Music Industry

The “Blurred Lines” Copyright Verdict: Still Causing Issues–And This is Very Bad for Music

I hate to say it, but I called this one. When the “Blurred Lines” verdict came down–the one saying that Robin Thicke and Pharrell Williams violated the copyright of Marvin Gaye’s “Got to Give It Up” simply by writing a song with a similar feel and vibe–I fretted that this would open the doors to all kinds of lawsuits. Ambulance-chasing copyright lawyers would team up with acts from the past to sue for infringement just because a contemporary song sounded vaguely like one of theirs. Other artists, fearing litigation, would proactively settle any possible claims–which is exactly what happened with the Bruno Mars/Mark Ronson hit, “Uptown Funk.”

And the “Uptown Funk” troubles aren’t over yet.  From Pitchfork:

Now “Uptown Funk” is facing another “Blurred Lines”-style challenge over its authorship. A lawsuit filed last month claims “Uptown Funk” lifts key elements from Minneapolis electro-funk band Collage’s 1983 single “Young Girls.” The “Blurred Lines” verdict was a big deal because it raised questions about inspiration and vibe—when does homage cross over into plagiarization? Collage’s case against “Uptown Funk” could move this line to new extremes, potentially stifling the very creativity that copyright law is supposed to protect.

While popular music has been recycling itself more and more over the past two to three decades, intellectual property has become more important to the music industry as a revenue source, says Kembrew McLeod, a communications professor at the University of Iowa. The “Uptown Funk” case seems to be a symptom of those dual trends. “We’re basically heading down a path where people are getting sued over imitating styles, or sensibilities,” McLeod says. “If we continue down this path, the music industry is going to litigate itself to death.”

The whole music industry is now paranoid. This isn’t good for anyone except lawyers and musicologists-for-hire, of course.

Alan Cross

is an internationally known broadcaster, interviewer, writer, consultant, blogger and speaker. In his 40+ years in the music business, Alan has interviewed the biggest names in rock, from David Bowie and U2 to Pearl Jam and the Foo Fighters. He’s also known as a musicologist and documentarian through programs like The Ongoing History of New Music.

Alan Cross has 38166 posts and counting. See all posts by Alan Cross

5 thoughts on “The “Blurred Lines” Copyright Verdict: Still Causing Issues–And This is Very Bad for Music

  • This reminds me a lot of the late 80s when John Fogerty was being sued for “ripping off” John Fogerty on the song written by John Fogerty, but oddly owned by somebody else. Hopefully somebody some work and find the footage of John on the stand with his guitar, playing 10 or 11 songs back to back with the same four cords and never ever changing anything, just the words. Different artist, different songs, but the same chords, but somehow that was ok

  • For someone who is recognized as a “musicologist” in the bio section of this article (at the bottom), you sure have glossed completely over the inner workings of this case and the musicological aspects of what the jury heard. Great to say “I called this one,” but then to manipulate the facts throughout the article to support such a self-serving statement is just transparent and lame. The case wasn’t only about “a similar feel and vibe.” On the contrary the evidence in the case before the jury included identical notes and sequencing, it included the start of the rap/parlando sections in the two songs starting and ending on the same bar, at the same minute and same SECOND in each song, etc. In short, the evidence was overwhelmingly in support of direct copying, which was bolstered by Thicke’s constant statements to the media that he told Williams he wanted to make a song that was just like “Got to Give it Up,” and by Williams’ statements to the media that he was literally pretending in his mind that he was Marvin Gaye when he “wrote” “Blurred Lines.” Plain and simple, “Blurred Lines” was stolen from “Got to Give it Up.”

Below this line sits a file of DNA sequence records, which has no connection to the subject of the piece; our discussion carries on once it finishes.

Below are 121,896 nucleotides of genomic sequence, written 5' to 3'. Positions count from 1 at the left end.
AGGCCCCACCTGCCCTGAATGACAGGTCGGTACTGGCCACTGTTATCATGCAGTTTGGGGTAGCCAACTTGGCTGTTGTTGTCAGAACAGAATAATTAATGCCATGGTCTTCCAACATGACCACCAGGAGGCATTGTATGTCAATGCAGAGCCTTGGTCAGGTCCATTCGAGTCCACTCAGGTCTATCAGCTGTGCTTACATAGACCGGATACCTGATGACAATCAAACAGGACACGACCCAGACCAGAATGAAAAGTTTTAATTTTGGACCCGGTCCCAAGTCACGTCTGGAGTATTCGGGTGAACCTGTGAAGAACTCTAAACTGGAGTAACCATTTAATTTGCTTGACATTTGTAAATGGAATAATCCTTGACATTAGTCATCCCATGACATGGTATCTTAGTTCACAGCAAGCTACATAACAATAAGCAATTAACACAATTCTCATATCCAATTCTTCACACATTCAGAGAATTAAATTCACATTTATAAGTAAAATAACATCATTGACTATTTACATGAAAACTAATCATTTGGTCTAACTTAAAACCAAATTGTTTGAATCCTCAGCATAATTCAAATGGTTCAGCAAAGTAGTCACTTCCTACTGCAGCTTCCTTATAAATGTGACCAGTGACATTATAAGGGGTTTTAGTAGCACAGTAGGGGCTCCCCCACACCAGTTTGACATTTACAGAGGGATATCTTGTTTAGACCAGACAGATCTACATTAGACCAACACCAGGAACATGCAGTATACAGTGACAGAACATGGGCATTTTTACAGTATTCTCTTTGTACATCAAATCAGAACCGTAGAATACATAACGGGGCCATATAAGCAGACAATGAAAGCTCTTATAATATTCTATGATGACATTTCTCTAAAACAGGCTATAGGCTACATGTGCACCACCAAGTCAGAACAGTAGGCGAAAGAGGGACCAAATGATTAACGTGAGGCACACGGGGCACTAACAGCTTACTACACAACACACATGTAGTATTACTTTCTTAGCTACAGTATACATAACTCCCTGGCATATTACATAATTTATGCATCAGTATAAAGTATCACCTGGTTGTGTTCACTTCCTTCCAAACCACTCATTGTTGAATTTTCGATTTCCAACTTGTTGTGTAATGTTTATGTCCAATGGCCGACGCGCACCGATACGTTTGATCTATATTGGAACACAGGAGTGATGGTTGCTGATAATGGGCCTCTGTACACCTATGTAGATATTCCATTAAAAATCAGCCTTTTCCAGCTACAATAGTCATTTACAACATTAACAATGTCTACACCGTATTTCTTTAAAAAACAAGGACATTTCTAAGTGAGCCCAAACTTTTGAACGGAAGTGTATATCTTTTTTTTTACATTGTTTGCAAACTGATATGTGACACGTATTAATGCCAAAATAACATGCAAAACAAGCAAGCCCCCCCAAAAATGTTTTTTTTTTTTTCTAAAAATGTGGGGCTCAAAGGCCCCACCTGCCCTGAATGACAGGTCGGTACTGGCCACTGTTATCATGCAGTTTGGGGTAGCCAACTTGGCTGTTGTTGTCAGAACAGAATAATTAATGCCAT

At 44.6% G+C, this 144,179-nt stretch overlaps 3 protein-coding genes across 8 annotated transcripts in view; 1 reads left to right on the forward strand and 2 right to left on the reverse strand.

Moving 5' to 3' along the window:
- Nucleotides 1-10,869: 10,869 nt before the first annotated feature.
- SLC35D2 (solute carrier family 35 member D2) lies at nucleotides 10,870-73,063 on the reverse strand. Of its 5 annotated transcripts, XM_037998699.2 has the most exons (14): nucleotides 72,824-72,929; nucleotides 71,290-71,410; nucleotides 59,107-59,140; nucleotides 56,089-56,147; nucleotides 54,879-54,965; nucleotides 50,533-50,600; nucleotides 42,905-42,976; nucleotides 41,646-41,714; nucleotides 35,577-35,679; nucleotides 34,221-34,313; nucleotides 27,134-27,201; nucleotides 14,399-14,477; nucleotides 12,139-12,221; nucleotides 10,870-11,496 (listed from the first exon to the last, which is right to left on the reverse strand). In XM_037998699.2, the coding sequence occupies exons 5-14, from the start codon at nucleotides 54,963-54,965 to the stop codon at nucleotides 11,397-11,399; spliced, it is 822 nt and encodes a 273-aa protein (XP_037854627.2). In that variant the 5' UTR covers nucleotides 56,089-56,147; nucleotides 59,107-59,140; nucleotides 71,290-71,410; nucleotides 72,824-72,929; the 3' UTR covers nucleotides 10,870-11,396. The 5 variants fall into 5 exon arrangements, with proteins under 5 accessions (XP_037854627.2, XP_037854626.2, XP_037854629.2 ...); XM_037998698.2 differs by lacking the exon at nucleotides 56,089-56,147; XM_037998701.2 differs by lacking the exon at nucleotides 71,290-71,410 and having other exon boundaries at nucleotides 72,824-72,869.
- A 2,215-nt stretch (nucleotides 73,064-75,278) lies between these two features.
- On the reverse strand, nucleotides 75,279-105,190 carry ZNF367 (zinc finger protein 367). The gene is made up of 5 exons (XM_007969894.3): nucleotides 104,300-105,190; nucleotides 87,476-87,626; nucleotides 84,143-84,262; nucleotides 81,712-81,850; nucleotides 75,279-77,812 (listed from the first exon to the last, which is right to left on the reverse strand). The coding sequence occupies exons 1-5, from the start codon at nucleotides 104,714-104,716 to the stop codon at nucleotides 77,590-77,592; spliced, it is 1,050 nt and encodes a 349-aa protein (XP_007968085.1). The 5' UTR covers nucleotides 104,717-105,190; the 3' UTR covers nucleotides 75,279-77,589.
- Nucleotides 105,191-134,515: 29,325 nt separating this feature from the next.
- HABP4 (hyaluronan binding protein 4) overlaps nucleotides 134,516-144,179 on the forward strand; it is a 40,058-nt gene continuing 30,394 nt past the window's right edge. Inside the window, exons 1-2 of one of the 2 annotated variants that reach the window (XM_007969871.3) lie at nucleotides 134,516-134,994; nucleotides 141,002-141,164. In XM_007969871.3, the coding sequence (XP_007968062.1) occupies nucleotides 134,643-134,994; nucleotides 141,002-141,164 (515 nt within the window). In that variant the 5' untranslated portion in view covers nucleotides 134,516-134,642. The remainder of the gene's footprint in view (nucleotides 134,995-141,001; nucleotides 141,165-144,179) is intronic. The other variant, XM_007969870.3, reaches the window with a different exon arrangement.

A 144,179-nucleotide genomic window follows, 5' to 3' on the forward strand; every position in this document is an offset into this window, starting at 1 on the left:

• Back up. My original point–one that I maintain–is that the “Blurred Lines” verdict gave license to those who believe that they are now entitled to sue over issues of feel and vibe.

      While there may have been some solid similarities when it came to the order and placement of notes in both “Got to Give It Up” and “Blurred Lines,” I’ve seen other examinations of the evidence say just the opposite. But let’s not debate that particular case because that’s not the point.

      Regardless of which side you want to take, the idea of suing over feel, vibe, inspiration, homage, etc that emerged from the “Got to Give It Up”/”Blurred Lines” trial has captured the imagination of a certain time of litigator. The case of Spirit’s “Taurus” vs. Led Zeppelin’s “Stairway to Heaven” is a prime example. Fortunately, it was thrown out of the court for the same reasons the Gaye estate triumphed in their case.

      We haven’t seen the end of these sorts of trials. Remember the old saying “Where there’s a hit, there’s a writ.”

  • What baffles me is considering this case, why Creed isn’t writing cheques to Pearl Jam every day!!
    They can call it an homage, or call it an influence, but a lot of their songs sound, at least to my untrained ear, far more similar in tone, mixing and production than these two do, and only written within a year or two apart, not thirty!

    It’s not just me, try “Axis of Awesome” (, an Aussie comedy act who does 40 hit songs with same 4 chords.

    Where are the lawsuits here??

    • Axis of Awesome doesn’t cop copyright because it Parodies are protected by Fair Use


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